Leaving or Escaping?

Life is a series of beginnings and endings. We leave one job to start another; we quit cities, countries, or continents for a fresh start; we leave lovers and begin new relationships. What was the last thing you contemplated leaving? What were the pros and cons? Have you made up your mind? What will you choose?

Yes, this was yesterday’s Daily Prompt, but I’m answering it because it was a good one.

When people accept the inevitability of change, it can go one of two ways: some become resistant, as they understandably don’t want to mess up what they have; others just go with it, even embrace it. This is probably easier for people who don’t have the career/relationship/home situation entirely sorted – people like me.

It’s so hard to leave – until you leave. And then it is the easiest goddamned thing in the world.

– John Green, Paper Towns

I am an expert leaver. Perhaps that is not a skill most people would like to be able to list on their life CV, but it’s the truth. In 24 years, I have left:

  • Two schools (at the end of the full education, of course)
  • Two universities (again, not mid-degree, but when I’d finished)
  • Eight houses/flats (not always by choice)
  • Six jobs/internships (mainly because of the following bullet point)
  • Home (three times to work abroad, and twice to live with friends)
  • Four guys (one of them was also an expert leaver)

When I write it down that way, it doesn’t seem much at all. However, we can all list things we have left, and the length of the list doesn’t actually say much about how good we are with change; it’s how we measure the impact of each that is significant.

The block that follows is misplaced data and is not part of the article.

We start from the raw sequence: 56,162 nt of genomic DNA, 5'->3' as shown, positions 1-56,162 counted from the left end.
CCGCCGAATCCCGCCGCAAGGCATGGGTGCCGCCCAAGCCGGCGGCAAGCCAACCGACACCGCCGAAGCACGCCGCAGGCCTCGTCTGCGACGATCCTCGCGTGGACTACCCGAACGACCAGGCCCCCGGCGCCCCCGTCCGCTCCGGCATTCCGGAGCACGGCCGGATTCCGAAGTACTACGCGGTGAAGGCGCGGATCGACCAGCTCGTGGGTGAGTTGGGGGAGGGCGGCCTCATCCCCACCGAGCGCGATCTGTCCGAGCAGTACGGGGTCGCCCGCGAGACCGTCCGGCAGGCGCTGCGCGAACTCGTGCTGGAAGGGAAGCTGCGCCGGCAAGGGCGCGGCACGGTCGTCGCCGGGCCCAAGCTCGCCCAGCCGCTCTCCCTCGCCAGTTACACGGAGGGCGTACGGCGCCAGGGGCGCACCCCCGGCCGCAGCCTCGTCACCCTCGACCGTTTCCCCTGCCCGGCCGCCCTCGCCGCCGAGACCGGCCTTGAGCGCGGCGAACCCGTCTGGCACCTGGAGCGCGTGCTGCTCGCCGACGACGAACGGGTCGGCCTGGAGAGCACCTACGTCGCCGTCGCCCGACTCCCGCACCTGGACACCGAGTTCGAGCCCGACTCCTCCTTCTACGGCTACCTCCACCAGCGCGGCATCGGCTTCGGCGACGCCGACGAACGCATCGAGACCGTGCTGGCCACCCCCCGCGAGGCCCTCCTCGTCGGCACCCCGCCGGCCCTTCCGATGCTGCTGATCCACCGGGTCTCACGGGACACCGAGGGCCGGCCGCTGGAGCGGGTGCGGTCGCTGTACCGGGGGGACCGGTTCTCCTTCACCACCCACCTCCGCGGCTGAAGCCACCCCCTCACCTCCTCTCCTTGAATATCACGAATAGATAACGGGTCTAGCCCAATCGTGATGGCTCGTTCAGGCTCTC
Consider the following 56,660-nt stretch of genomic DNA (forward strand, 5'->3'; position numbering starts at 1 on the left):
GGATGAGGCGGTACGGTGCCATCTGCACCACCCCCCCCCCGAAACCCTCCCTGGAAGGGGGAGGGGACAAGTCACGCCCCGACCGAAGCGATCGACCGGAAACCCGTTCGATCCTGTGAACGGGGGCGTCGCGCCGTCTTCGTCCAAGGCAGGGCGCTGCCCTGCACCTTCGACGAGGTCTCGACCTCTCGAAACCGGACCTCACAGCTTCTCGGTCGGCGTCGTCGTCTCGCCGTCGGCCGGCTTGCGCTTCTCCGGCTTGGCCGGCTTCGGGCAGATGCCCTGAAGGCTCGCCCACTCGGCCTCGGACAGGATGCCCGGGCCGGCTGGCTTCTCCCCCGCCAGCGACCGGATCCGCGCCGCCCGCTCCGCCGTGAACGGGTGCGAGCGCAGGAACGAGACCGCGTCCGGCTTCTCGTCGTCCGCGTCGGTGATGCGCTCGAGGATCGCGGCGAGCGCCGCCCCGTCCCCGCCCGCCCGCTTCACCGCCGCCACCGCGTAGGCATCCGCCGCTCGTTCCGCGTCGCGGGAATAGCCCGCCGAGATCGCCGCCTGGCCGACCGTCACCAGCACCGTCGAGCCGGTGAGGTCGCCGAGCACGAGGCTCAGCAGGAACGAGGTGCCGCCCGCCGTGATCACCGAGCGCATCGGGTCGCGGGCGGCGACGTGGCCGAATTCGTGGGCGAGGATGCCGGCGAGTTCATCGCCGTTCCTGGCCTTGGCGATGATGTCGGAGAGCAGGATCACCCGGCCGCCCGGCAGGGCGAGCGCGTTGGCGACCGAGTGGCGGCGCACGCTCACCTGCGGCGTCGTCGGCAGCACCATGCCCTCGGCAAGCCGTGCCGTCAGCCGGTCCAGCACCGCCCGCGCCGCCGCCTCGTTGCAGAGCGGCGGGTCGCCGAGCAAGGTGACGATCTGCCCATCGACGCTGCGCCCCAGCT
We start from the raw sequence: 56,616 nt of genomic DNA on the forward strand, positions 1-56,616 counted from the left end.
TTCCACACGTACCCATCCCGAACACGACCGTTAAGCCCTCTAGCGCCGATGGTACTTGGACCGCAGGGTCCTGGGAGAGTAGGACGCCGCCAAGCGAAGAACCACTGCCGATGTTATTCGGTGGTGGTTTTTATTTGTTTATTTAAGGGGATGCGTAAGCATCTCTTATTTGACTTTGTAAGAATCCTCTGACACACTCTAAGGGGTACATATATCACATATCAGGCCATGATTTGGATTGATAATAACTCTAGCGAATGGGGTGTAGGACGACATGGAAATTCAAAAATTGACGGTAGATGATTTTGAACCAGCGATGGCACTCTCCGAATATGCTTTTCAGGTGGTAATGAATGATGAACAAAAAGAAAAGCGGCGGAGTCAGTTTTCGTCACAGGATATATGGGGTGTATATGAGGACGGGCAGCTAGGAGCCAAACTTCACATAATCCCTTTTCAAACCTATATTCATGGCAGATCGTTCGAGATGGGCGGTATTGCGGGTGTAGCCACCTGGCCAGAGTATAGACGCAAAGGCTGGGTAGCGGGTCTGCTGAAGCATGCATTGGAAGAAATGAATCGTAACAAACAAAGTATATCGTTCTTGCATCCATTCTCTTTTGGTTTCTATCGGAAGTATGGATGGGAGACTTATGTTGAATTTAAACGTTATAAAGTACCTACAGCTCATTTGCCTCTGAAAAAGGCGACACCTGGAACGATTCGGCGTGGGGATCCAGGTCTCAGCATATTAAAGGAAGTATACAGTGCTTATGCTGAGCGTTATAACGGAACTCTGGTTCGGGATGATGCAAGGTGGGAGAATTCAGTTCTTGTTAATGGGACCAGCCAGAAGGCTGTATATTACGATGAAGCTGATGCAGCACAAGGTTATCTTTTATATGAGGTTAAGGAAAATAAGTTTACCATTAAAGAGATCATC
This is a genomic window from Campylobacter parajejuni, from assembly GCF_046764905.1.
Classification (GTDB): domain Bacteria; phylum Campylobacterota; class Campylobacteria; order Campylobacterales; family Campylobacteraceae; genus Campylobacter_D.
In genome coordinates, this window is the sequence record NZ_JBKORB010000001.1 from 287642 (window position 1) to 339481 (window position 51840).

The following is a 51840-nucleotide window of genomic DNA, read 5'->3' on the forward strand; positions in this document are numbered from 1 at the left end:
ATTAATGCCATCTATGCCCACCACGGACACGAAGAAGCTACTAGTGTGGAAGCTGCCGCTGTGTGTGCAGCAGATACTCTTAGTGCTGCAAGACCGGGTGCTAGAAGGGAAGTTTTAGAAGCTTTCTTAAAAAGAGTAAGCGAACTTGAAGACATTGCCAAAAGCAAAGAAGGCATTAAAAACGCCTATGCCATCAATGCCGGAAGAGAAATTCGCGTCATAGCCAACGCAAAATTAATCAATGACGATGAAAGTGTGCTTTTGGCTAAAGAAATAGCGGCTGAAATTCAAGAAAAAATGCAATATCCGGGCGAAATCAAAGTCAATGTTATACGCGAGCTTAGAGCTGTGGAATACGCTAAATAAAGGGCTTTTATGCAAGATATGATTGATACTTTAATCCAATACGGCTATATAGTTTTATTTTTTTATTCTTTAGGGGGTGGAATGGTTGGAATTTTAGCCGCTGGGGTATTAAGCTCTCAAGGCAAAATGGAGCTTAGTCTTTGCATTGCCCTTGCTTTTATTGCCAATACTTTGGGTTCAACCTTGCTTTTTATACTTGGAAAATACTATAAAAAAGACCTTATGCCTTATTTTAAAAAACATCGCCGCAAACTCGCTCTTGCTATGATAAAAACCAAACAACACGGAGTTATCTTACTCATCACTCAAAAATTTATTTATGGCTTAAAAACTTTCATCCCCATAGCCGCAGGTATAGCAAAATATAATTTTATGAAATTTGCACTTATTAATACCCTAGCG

Until a few years ago, I always thought that I was a sentimental person. Like the poet that needs the pain, nostalgia was almost enjoyable. I got homesick after a few days, missed being certain ages, hated throwing out old clothes – I’d even miss specific places I sat in the classroom at school. I hated leaving hobbies, even when they no longer worked around work.

Depending on how long you’ve been reading this blog, you might actually remember the posts about my parents moving house, a three-part lament in preparation for the big day (Moving House Parts 1, 2 and 3, if you’re interested). And you know what? After all that fuss, I have not missed the old house once. Not one single time. And I lived there for nineteen years. I’ve driven past the street a couple of times and had a ‘this used to be the way home’ thought, and that’s it.

Likewise, people always ask if I miss living in France. Well, the honest truth is… no. I love Paris, I really do. It’s beautiful, romantic, poetic, and like no place on earth. I just don’t mind that it’s (I’ve?) been and gone. Besides, I only have to think about how much of a fiasco it was trying to organise social security (it never got organised) to cure me of any fantasy of living there again.

I don’t like to live in the past. On the contrary, I sometimes worry that I have the opposite problem of thinking too much about the future, at the expense of living in the present. Sometimes, like now, it seems a far more attractive prospect.

That is why I’m considering leaving again. There’s the possibility of heading to London in July to try to kick start my career, but what about now? Something less permanent, in May: a three-week ‘trek’ across the States. What are the pros and cons? Well, there are so many cons: the sheer expense of the trip, what to do about work (times two jobs), and not having a warm-weather wardrobe (shock horror), to name three. It would be easy to dismiss the idea and just carry on as I am.

And yet it’s the idea of things continuing as they are that’s the driving force behind wanting to go.

Told you, I’m an expert leaver.

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